THE Spanish College of Vets yesterday presented the new passport for dogs, cats and ferrets, which is now obligatory for travellers who want to take their pets with them when travelling within the European Union.
The pets passport has already been recognised as a requisite for travel by the Balearic government.
Juan José Badiola, head of the Council of Veterinary Colleges of Spain, explained that the passport has been introduced under European Commission directives and will function as a European Union health card to control vaccinations and safeguard the wellbeing of animals and people. Its distribution via veterinary clinics and centres will be regulated by the autonomous regions which have already accepted it, which, in addition to the Balearics, are Andalucia, Aragon, the Canary Islands, Cantabria, Castilla-Leon, Extremadura, Madrid and Valencia.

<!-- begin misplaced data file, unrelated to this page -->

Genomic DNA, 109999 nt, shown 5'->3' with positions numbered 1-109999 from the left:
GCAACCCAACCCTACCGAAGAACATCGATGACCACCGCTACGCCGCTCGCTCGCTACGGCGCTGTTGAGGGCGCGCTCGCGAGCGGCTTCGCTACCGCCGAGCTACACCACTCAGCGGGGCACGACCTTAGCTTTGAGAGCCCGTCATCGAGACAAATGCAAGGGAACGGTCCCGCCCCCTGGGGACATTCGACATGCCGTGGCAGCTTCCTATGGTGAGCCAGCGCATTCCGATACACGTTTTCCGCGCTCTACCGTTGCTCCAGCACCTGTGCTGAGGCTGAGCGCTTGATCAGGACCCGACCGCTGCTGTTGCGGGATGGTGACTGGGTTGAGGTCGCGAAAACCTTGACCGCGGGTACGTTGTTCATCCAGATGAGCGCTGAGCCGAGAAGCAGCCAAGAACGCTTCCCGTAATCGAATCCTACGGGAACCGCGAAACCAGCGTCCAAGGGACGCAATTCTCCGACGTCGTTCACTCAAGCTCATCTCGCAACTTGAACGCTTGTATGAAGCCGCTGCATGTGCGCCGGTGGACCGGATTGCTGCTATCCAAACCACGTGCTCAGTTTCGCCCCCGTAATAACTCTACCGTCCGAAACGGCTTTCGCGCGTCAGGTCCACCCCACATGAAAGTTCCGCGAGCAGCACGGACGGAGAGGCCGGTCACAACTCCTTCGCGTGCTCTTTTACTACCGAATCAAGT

The passport will be the official travel document for pets, although it will not substitute the existing vet's card, which gives all the information on the state of the pet's health in much more detail. Badiola said that if anyone is found travelling in Europe with a dog, cat or ferret without a passport, the animal will be confiscated. He added that it would be of great help in preventing rabies, as dogs from North Africa, where it is rife, travel through Spain to other European countries.
He expressed his concern that some regions do not make the anti-rabies jab obligatory for pets, although he added that Spain is free of rabies, thanks to the systematic vaccinations carried out since the 1950s.
The United Kingdom, Ireland and Sweden not only require the European passport but also demand that the pet's antibodies be measured days before they enter the country to test that the vaccinations have really had the desired effect.
Ferrets have been included because in countries such as the US it is already the third most popular pet.